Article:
“Hitler put me in the handbag business,” Judith Leiber recalled in Enid Nemy’s book, Judith Leiber: The Artful Handbag. She was born Judith Peto in Budapest, Hungary, on January 11, 1921. Her well-to-do parents, Emil and Helen Peto, originally planned that she make a fortune in skin creams. Instead, she enrolled in the Hungarian Handbag Guild as its first woman member.
Judith, her older sister Eva, and her mother survived the Nazi occupation of Budapest by staying in a building designated for Jews and then in a house set aside for Swiss citizens. Her father, an Austro-Hungarian who managed the grain department of a bank, obtained a pass for himself and forged the words “and family,” using the same typewriter used to issue the pass.
During the war, Judith met Gerson (Gus) Leiber, a Brooklyn native, who was a Signal Corps sergeant in the United States Army serving in Eastern Europe. The two married in 1946 and moved to New York City in 1947. Gerson Leiber is an abstract expressionist painter and a member of the National Academy of Design. His paintings hang in the Philadelphia Museum of Art, the Smithsonian Museum in Washington, D.C., the Israel Museum in Jerusalem, and other institutions.
It was Gerson who encouraged Leiber to strike out on her own in 1963 after she had worked for various handbag manufacturers. Her company, situated in midtown Manhattan, began with a handful of employees and has since grown to two hundred strong.
Though she has created scores of different handbag styles in materials ranging from cashmere to fish skin, Leiber is probably best known for her crystal minaudières. These evening bags are constructed of a metal shell encrusted with beads and have taken the form of baby pigs, slices of watermelon, penguins, and snakes. Almost every first lady since Mamie Eisenhower has been the owner of at least one Judith Leiber original. Jacqueline Kennedy took hers to the Inaugural Ball, while Hillary Clinton carries her Socks the cat pocketbook when dressed in evening gowns.
It is primarily first ladies and the very rich who can afford to own a Leiber handbag, which can carry a price tag of up to $7,500. Collecting these bags has become synonymous with fashion savvy, indulgence and wealth. Beverly Sills, chair of Lincoln Center for the Performing Arts, owns seventy bags; New York socialite Pat Buckley owns eighteen. However, these figures pale in comparison to the Olympic champion of Leiber collecting, Bernice Norman, an arts patron in New Orleans, who owns close to three hundred bags.
Time Products, London purchased Leiber’s firm in March 1993 for $18 million. Leiber herself retired in 1998, but the company has continued to produce new creations inspired by Leiber’s original designs. In 2000, Time Products sold Judith Leiber Inc. to the Pegasus Apparel Group, which then changed the company’s name to the Leiber Group the following year.
Judith Leiber still has boutiques in such upscale department stores as Bergdorf Goodman, Saks Fifth Avenue and Neiman Marcus, and she continues to make personal appearances at flagship stores. Her newest shop opened in 2004 on Manhattan’s Upper East Side.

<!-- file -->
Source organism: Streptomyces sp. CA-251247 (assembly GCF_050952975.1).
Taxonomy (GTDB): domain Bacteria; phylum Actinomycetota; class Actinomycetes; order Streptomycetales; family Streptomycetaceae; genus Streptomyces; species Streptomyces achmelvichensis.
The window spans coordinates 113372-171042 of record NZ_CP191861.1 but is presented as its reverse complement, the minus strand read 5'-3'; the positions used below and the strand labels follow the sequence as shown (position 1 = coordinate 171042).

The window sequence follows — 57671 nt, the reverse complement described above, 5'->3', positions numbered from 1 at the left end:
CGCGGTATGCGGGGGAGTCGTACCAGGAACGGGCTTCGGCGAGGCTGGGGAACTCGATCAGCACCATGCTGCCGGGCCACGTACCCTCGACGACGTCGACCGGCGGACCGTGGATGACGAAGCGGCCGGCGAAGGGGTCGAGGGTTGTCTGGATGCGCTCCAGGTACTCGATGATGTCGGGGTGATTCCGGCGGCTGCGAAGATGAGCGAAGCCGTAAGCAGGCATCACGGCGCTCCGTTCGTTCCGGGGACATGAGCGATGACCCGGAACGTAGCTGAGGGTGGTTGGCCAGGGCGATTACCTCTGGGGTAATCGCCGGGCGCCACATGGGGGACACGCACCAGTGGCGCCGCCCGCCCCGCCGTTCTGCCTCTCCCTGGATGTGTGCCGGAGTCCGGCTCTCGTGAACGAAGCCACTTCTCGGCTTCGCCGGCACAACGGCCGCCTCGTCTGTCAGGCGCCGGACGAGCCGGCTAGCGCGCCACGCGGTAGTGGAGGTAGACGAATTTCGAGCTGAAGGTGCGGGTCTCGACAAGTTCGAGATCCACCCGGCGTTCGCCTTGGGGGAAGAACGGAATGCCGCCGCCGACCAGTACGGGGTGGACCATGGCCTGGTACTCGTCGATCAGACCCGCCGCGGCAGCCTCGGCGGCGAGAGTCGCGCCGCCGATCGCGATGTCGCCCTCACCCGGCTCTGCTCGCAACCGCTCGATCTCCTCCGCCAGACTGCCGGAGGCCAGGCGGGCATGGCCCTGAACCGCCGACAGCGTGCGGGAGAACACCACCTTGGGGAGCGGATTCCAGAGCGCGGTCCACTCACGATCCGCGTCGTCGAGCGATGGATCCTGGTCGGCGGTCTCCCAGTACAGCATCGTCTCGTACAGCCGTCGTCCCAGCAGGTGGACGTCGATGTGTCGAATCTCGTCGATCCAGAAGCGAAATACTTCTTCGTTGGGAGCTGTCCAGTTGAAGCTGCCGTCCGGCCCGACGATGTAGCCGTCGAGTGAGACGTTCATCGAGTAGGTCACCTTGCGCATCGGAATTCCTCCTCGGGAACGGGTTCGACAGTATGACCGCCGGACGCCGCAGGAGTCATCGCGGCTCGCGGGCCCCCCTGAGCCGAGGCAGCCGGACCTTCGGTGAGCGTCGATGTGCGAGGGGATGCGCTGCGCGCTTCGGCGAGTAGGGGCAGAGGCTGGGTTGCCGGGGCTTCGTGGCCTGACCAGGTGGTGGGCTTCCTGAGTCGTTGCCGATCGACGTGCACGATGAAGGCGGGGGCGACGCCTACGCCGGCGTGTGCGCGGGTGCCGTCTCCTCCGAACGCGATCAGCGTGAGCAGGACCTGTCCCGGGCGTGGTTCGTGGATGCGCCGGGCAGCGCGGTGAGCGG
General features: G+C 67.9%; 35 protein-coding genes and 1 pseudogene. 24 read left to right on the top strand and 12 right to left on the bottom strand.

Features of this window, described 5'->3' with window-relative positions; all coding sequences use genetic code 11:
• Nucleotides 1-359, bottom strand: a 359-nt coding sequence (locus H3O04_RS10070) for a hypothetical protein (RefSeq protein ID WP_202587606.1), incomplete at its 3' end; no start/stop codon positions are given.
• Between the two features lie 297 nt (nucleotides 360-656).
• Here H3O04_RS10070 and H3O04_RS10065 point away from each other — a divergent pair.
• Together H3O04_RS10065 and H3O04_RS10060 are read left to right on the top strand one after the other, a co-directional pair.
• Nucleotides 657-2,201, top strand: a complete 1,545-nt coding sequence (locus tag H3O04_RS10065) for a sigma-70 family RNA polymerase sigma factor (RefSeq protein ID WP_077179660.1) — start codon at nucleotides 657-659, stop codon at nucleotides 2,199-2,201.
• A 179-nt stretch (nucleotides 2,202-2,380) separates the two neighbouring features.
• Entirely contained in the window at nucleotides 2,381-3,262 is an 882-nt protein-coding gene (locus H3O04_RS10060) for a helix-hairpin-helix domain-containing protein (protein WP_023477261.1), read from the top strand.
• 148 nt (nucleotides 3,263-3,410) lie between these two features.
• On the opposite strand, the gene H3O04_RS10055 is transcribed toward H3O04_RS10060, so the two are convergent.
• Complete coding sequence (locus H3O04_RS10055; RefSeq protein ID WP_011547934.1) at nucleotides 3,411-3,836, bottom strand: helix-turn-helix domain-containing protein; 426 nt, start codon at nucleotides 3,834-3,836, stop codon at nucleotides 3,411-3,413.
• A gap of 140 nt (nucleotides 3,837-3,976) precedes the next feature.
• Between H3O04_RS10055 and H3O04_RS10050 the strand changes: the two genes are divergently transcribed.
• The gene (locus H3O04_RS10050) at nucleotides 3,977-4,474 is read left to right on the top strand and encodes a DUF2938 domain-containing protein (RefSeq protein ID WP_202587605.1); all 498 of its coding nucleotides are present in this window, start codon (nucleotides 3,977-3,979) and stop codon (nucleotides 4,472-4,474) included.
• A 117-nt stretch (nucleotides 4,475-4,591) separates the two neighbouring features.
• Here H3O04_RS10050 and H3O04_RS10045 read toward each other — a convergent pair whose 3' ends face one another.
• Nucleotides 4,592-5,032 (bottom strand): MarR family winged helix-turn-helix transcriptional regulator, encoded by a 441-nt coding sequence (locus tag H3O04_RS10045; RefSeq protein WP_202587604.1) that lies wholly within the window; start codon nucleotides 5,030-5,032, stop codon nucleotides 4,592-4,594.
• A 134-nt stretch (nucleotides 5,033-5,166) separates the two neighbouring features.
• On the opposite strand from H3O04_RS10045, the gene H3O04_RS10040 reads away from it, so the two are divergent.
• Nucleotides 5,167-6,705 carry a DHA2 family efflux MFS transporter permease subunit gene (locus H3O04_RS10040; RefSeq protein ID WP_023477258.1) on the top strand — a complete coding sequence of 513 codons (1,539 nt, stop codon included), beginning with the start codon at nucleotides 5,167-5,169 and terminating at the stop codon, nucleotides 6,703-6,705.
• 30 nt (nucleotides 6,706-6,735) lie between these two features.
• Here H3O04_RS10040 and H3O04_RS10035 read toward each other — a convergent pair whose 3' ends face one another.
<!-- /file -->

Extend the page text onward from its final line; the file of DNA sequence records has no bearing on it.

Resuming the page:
Her jeweled creations make Leiber the “Fabergé of today,” as one customer remarked. She has been similarly recognized by professional organizations. After only six years in business, she received the Swarovski Great Designer award for artistic use of the company’s rhinestones. She was also the first in her field to win the Coty American Fashion Critics Award (1973). In 1980, she won the Neiman Marcus Winged Statue for Excellence in Design, and in 1991, the Silver Slipper Award from the Costume Institute of the Museum of Fine Arts in Houston. In 1994, she accepted the Lifetime Achievement Award from the Council of Fashion Designers of America, wearing a striking blue evening gown and one of her minaudières around her neck as a pendant. Judith Leiber bags are on display in the permanent collections of museums around the country, including the Metropolitan Museum of Art (New York), the Smithsonian Institution (Washington, DC), the Historical Society of Chicago, the Houston Museum of Fine Arts, the Dallas Museum of Art and the Los Angeles County Museum of Art, as well as in the Victoria and Albert Museum (London). A retrospective of her designs was displayed at New York’s Fashion Institute of Technology in late 1994. Most recently, Fashioning Art: Handbags by Judith Leiber, an exhibit of Leiber’s creations organized by the Corcoran Gallery of Art (Washington DC), appeared at the George Bush Presidential Library and Museum in College Station, Texas. This 2004 exhibit featured over 160 Leiber bags—from her first beaded bag of 1967 to the last Judith Leiber original of 1998.
Goodman, Wendy. “To Have and to Hold.” Harper’s Bazaar, no. 3396 (November 1994): 68; Nemy, Enid. Judith Leiber: The Artful Handbag (1995); “Splurge.” The New Yorker 68, no. 14 (May 25, 1992): 28; Wadyka, Sally. “Small Wonders.” Vogue 185, no. 3 (March 1995), 232+; Witchel, Alex. “Handbags That Make Headlines.” NYTimes, May 1, 1996, C1.
How to cite this page
Rosen, Nancy. "Judith Leiber." Jewish Women: A Comprehensive Historical Encyclopedia. 1 March 2009. Jewish Women's Archive. (Viewed on July 29, 2016) <http://jwa.org/encyclopedia/article/leiber-judith>.